Editors Note: On Saturday, May 21, 2022, Techpoint Africa is hosting Techpoint Africa Blockchain Summit, a groundbreaking blockchain summit where industry experts will reveal more about the Web3 ecosystem and where we fit in as individuals. Register here to be a part of the discussion.
The Web3 buzz is more than just another Twitter trend. With investors betting $27 billion on what can be described as the new iteration of the Internet, it’s a buzz that people should pay close attention to.
On April 1, 2022, Techpoint Africa hosted a Twitter Space with some Web3 experts to make sense of the Web3 buzz, and in the two hours it lasted, we got a semblance of what to expect in a Web3-powered future.
Erikan Obotetukudo, Founder and Managing Partner of Web3 Fund, Audacity, kicked off the conversation by explaining the concept of Web3.
According to her, the Internet has gone from Web1 to Web2, with Web3, the latest iteration. In the Web1 era, the Internet was in its most basic form in the Web1 era, with primarily text-based websites that visitors on which visitors could not give feedback.
The second era of the Internet ushered in social media and made it possible for anyone to create content and get feedback.
“The second era brought in Facebook and Snapchat, Instagram and WhatsApp, which is an area that Africa adopted more quickly. Before that, we didn’t have the Internet infrastructure and the telecoms infrastructure to benefit from this,” Obotetukudo said.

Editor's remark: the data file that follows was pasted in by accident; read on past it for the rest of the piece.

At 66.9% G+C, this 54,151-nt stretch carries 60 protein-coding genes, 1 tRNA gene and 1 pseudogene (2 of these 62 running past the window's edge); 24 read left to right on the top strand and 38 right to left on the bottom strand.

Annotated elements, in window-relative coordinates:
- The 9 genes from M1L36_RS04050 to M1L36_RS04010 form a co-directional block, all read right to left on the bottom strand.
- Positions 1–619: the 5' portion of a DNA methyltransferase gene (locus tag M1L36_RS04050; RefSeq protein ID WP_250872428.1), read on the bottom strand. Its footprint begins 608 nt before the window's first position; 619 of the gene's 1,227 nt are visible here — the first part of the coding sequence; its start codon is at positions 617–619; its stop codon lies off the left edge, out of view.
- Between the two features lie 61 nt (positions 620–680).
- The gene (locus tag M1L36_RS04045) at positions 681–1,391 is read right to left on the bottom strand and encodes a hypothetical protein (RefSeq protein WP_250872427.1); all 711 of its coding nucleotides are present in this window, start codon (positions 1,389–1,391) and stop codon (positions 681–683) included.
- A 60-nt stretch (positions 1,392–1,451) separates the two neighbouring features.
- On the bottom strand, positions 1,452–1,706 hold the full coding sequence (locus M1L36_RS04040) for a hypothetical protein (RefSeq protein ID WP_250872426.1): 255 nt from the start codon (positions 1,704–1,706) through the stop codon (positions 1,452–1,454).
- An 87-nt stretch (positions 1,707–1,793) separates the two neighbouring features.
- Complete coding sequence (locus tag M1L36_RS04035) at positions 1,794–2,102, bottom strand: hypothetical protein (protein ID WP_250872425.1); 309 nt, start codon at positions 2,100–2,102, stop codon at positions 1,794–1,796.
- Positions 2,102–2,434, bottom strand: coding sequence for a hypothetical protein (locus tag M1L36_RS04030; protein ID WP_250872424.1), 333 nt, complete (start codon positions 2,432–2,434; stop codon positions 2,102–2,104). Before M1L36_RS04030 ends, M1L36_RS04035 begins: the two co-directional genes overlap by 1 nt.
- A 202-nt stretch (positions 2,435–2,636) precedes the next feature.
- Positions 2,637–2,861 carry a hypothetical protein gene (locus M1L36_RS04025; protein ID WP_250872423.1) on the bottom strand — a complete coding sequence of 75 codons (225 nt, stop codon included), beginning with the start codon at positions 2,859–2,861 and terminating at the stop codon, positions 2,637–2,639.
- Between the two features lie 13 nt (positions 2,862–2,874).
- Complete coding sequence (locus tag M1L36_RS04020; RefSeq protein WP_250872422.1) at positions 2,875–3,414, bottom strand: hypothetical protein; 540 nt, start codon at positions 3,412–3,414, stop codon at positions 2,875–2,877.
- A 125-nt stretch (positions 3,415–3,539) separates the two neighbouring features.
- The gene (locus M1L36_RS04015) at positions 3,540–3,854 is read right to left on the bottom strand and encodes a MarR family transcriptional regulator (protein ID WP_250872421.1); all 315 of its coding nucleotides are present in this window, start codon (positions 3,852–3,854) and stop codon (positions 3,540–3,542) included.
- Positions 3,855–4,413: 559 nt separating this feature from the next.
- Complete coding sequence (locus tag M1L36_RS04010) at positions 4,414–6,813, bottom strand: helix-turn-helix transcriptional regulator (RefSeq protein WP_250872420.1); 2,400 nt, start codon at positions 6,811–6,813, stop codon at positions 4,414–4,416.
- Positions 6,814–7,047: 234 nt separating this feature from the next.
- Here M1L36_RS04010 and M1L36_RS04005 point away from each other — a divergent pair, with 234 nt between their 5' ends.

Web3 is the new Internet generation predominantly focused on blockchain technology as its foundational infrastructure. Rather than dwell on the technicalities of Web3, Obotetukudo believes that the new age of the Internet presents an opportunity for Africans to play a crucial role in the development of new technologies.
“As an investor, I want to encourage people to get excited about this and build around it because this is the beginning of the floodgates of a new technology that will change the world.”
Clement Hugbo, Co-founder of Web3 design agency, Crevatal, added that “Web3 is an open Internet powered by the blockchain, which allows everyone to be part of creating platforms as opposed to systems where a single or central entity controls online platforms.”
What will Facebook look like in the Web3 era?
The Web3 buzz is a combination of other buzzwords Obototukudo said; it’s a mixture of the buzzwords ‘blockchain’, ‘cryptocurrency’, ‘non-fungible tokens (NFTs)’, ‘decentralised finance (DeFi)’, and ‘decentralised autonomous organisations (DAOs).’
These proponents will inform what a Web3-enabled Facebook and Internet will look like. One of Obotetukudo’s examples includes helping Africans get even more value for exported culture.
She pointed out that her travels from Barcelona to Portugal made her realise that African music and fashion were being enjoyed across European countries. In the Web3 era, African creators can release their works on Facebook, for instance, as an NFT and get even more value.
“If you were to release a piece of your music as an NFT, anyone worldwide can put some money towards the NFT instead of just liking and commenting on it.”